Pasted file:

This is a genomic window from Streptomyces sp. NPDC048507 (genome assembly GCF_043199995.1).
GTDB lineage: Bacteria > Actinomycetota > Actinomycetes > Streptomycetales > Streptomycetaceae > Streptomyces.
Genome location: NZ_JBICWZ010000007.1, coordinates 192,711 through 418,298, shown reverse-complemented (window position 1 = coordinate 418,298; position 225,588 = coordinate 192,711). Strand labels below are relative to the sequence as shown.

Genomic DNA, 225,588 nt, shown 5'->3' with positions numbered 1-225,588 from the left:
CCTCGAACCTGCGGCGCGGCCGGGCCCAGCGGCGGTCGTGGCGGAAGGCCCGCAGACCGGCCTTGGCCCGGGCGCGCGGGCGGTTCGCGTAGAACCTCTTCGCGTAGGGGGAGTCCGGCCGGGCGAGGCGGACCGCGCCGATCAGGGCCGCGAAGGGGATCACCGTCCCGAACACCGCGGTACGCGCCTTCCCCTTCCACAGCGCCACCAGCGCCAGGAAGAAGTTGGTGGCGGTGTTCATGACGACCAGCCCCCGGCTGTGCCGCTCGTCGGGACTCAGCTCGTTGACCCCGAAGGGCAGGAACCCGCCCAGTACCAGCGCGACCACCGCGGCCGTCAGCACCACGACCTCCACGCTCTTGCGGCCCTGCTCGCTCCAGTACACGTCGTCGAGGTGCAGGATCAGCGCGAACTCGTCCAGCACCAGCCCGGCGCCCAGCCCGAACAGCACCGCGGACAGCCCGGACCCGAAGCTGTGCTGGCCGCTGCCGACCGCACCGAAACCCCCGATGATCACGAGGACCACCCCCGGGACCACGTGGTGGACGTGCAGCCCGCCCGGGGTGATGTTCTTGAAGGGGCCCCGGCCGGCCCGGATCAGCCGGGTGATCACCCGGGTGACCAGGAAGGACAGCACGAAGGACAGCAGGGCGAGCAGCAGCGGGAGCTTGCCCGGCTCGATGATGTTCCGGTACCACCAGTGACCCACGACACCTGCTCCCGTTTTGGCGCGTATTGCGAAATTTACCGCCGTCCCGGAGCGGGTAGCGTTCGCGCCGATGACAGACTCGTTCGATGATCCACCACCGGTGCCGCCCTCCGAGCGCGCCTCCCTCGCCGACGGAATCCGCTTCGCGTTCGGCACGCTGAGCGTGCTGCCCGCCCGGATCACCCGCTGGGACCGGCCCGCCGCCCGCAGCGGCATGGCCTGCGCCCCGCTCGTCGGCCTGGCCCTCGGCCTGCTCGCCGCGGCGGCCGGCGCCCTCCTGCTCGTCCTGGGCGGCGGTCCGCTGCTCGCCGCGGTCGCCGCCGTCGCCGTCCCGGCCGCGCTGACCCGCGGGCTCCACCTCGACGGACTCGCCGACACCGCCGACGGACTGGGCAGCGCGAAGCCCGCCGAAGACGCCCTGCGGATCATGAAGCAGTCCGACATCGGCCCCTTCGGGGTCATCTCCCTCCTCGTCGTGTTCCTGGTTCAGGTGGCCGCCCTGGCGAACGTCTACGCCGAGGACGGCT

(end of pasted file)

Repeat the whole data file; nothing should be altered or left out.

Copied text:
This is a genomic window from Streptomyces sp. NPDC048507 (genome assembly GCF_043199995.1).
GTDB lineage: Bacteria > Actinomycetota > Actinomycetes > Streptomycetales > Streptomycetaceae > Streptomyces.
Genome location: NZ_JBICWZ010000007.1, coordinates 192,711 through 418,298, shown reverse-complemented (window position 1 = coordinate 418,298; position 225,588 = coordinate 192,711). Strand labels below are relative to the sequence as shown.

Genomic DNA, 225,588 nt, shown 5'->3' with positions numbered 1-225,588 from the left:
CCTCGAACCTGCGGCGCGGCCGGGCCCAGCGGCGGTCGTGGCGGAAGGCCCGCAGACCGGCCTTGGCCCGGGCGCGCGGGCGGTTCGCGTAGAACCTCTTCGCGTAGGGGGAGTCCGGCCGGGCGAGGCGGACCGCGCCGATCAGGGCCGCGAAGGGGATCACCGTCCCGAACACCGCGGTACGCGCCTTCCCCTTCCACAGCGCCACCAGCGCCAGGAAGAAGTTGGTGGCGGTGTTCATGACGACCAGCCCCCGGCTGTGCCGCTCGTCGGGACTCAGCTCGTTGACCCCGAAGGGCAGGAACCCGCCCAGTACCAGCGCGACCACCGCGGCCGTCAGCACCACGACCTCCACGCTCTTGCGGCCCTGCTCGCTCCAGTACACGTCGTCGAGGTGCAGGATCAGCGCGAACTCGTCCAGCACCAGCCCGGCGCCCAGCCCGAACAGCACCGCGGACAGCCCGGACCCGAAGCTGTGCTGGCCGCTGCCGACCGCACCGAAACCCCCGATGATCACGAGGACCACCCCCGGGACCACGTGGTGGACGTGCAGCCCGCCCGGGGTGATGTTCTTGAAGGGGCCCCGGCCGGCCCGGATCAGCCGGGTGATCACCCGGGTGACCAGGAAGGACAGCACGAAGGACAGCAGGGCGAGCAGCAGCGGGAGCTTGCCCGGCTCGATGATGTTCCGGTACCACCAGTGACCCACGACACCTGCTCCCGTTTTGGCGCGTATTGCGAAATTTACCGCCGTCCCGGAGCGGGTAGCGTTCGCGCCGATGACAGACTCGTTCGATGATCCACCACCGGTGCCGCCCTCCGAGCGCGCCTCCCTCGCCGACGGAATCCGCTTCGCGTTCGGCACGCTGAGCGTGCTGCCCGCCCGGATCACCCGCTGGGACCGGCCCGCCGCCCGCAGCGGCATGGCCTGCGCCCCGCTCGTCGGCCTGGCCCTCGGCCTGCTCGCCGCGGCGGCCGGCGCCCTCCTGCTCGTCCTGGGCGGCGGTCCGCTGCTCGCCGCGGTCGCCGCCGTCGCCGTCCCGGCCGCGCTGACCCGCGGGCTCCACCTCGACGGACTCGCCGACACCGCCGACGGACTGGGCAGCGCGAAGCCCGCCGAAGACGCCCTGCGGATCATGAAGCAGTCCGACATCGGCCCCTTCGGGGTCATCTCCCTCCTCGTCGTGTTCCTGGTTCAGGTGGCCGCCCTGGCGAACGTCTACGCCGAGGACGGCT